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Lord's Supper, and the use we ought to make of it. Here Christ is represented to us as the propitiation for our fins; “ suf.66 fering, the just for the unjust, that he u might bring us to God.” And we are assured, that in consequence of his obedience unto death, whereby the unchangeable righteousness of God was fully displayed, and infinitely glorified, he is now exalted to the throne, and hath eternal life committed to his disposal, that he may impart it to all who are made willing to receive it as the gift of his Father, through the merit of his blood. Now, it is the express command of God, that we believe on the name of his Son Jesus Christ: and it is the no less express declaration of the Son, that he will in no wife caft out such as come unto him. Nay, in this condescending ordinance, he cometh to us; and under the visible fym bols of bread and wine, gives himself, with all the fulness of life that dwelleth in him, to every believing foul. What then is the counterpart that belongs to us? Is it not to behold and admire the amazing love of God, that we may be no more faithless,
but believing ?-Is it not to do what the Ifraelite was directed to do, when he brought the appointed facrifice to the high priest? He laid his hand upon the head of the victim; and confefsing his sin over it, acknowledged, that he was dead in law; and that what remained of life, was to be held by him purely in virtue of that pardon which God had graciously annexed to the sacrifice.
- In like manner, let us go to the altar of God; and over the memorials of that infinite sacrifice, chosen and accepted by the Father, in which his own dear Son is both the priest and the victim, let us acknowledge our forfeiture of life, and justify the sentence whereby we were condemned to die; explicitly declaring, in the fight of God, angels, and men that, renouncing every other claim, we thankfully accept eternal life, as the gift of God through Jesus Christ;" and consent to hold it solely by his right, who died that we might live through him. Ameniti i in
Having therefore, brethren, boldness to enter
into the bolieft by the blood of Jesus, by a new and living way which he hath consecrated for us through the vail, that is to say, bis flesh; and having an high priest over the house of God: let us draw near with a truc beart, in full assurance of faith, having our bearts sprinkled from an evil conscience, and our bodies washed with pure water,
T VERY thinking person, whofe mind U hath been enlightened to form just apprehensians of God, and of himself, will be anxious to obtain a satisfying answer to the following questions :.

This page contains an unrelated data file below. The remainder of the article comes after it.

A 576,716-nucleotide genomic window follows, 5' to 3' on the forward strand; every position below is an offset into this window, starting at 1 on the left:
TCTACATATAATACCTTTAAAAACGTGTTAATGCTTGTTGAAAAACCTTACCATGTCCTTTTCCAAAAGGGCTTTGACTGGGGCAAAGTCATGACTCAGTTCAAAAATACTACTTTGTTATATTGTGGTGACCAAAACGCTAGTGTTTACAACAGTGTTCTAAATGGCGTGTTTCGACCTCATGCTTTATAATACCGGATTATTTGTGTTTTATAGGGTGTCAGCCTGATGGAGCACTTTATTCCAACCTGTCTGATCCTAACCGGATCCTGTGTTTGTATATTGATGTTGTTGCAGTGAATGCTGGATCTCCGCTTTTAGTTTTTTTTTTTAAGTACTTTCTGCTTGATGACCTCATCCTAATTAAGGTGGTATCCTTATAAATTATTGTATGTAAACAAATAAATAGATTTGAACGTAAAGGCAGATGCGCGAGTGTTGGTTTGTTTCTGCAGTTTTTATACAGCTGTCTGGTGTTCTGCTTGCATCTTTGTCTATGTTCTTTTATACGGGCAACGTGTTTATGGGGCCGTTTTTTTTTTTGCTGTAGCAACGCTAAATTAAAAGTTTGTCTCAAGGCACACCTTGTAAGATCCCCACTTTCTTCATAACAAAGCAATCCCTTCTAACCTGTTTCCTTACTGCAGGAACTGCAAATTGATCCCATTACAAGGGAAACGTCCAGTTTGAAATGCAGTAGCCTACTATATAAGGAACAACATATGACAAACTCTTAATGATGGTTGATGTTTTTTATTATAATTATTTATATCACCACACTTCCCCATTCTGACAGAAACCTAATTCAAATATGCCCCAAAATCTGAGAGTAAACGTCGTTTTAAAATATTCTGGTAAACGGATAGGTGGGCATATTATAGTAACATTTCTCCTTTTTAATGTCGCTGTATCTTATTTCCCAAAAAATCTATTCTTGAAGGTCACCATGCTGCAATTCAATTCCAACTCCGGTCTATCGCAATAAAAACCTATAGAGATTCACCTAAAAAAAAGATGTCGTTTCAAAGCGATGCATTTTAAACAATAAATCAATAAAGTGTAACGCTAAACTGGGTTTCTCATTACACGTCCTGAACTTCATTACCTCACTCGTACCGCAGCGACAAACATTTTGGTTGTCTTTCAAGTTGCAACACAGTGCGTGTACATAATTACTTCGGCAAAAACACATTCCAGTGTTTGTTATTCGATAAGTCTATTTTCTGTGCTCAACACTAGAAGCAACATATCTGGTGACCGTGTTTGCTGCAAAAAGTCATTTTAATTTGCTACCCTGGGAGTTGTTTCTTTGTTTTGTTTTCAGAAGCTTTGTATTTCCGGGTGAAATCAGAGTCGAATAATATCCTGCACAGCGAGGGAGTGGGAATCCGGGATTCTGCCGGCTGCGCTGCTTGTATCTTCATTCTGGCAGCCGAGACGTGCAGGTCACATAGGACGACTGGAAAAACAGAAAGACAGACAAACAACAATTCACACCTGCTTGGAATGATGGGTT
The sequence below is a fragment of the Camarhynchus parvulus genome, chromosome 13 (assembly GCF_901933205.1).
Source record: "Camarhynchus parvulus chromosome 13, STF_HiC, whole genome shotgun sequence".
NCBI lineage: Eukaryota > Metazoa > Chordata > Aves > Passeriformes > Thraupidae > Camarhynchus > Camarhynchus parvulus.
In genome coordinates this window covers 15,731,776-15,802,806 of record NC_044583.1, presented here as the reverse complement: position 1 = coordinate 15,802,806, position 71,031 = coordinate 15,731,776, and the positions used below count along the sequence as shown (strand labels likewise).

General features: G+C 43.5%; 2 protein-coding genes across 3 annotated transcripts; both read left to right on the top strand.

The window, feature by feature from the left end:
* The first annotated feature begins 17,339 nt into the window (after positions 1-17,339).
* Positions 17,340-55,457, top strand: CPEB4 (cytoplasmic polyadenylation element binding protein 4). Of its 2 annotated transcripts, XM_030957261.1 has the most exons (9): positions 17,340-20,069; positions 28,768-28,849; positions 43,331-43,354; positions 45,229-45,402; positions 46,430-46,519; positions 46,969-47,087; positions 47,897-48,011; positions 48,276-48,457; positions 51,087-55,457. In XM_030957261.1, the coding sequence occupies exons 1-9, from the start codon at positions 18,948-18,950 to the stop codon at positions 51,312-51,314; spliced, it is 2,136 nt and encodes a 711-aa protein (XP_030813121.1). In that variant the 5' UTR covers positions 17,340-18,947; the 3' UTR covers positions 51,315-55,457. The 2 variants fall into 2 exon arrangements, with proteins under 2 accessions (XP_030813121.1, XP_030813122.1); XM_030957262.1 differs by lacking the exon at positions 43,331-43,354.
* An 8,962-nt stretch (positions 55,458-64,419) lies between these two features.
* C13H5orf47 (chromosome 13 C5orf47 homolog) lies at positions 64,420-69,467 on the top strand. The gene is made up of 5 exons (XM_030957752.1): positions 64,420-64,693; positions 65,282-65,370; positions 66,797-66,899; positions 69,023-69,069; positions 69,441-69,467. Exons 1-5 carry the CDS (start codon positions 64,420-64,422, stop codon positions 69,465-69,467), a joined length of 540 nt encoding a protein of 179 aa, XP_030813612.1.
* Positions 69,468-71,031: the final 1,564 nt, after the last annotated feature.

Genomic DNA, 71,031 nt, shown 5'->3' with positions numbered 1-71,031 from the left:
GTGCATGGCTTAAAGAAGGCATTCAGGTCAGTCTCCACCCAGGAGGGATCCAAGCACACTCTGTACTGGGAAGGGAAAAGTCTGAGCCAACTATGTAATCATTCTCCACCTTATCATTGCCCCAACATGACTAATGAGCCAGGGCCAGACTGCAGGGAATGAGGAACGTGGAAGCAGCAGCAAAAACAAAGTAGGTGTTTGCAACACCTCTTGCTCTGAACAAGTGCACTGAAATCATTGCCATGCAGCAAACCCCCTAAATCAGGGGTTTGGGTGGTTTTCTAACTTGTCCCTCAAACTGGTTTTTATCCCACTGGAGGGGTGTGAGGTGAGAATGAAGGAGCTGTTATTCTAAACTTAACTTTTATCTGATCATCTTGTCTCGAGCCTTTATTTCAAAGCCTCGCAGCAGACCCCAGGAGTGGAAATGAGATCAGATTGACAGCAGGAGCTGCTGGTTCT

1. What encouragement hąth a finner to draw near to God? and,
2. After what manner thall he draw near to him, fo as to find acceptance ?
Some, I know, look upon them both as very easy subjects of inquiry. Th y have such low conceptions of the divine purity, and fo high an opinion of their own dignity and worth, that they fee little, if any occasion at all, for a reconciling mediator to introduce them into che presence of God. They admit, that repentance for what hath been done amiss, appears highly reasonable, and perhaps may be neceffary; but when, like men of candour and probity, . they have confessed their faults, and humbled themselves so far as to alk forgiveness, and to promife amendment, then, they prefume, that God is too generous to require any further reparation ; that he will readily pardon what is past, and receive them , into favour, as if they had never offended him.
But however fuch persons may magnify their own foolish imaginations, and arrogantly style them the dictates of reason; yet it might easily be demonstrated, that this scheme is absolutely irrational, and incapable of giving fatisfaction to any serious unprejudiced mind. Nothing can be more
N4 . obvious,
obvious, than that the Source of all being deserves the supreme love, and the most perfect unceasing obedience, of the creatures he hath made. This is the true law of nature, that is, a law founded in the nature of God and of man. It is no arbitrary constitution, but infinitely fit and reasonable in itfelf; and therefore equally incapable either of repeal or abatement; so that, in the language of our shorter catechism, every deviation from it deserveth God's wrath and curse, both in this life and in that which is to come. Nor would it be consistent with the holiness and justice of God, to remit the punishment, and receive the tranfgressor into favour, without such a public fatisfaction to justice, as may testify his abhorrence of all unrighteousness, and his refolution to support the authority of his law, as effectually as the due unabated punishment of the finner himself could do. These are the dictates of found reason; and therefore all whose minds have been awakened to serious consideration, will be solicitous: to know what encouragement they have to draw near to a holy and righ
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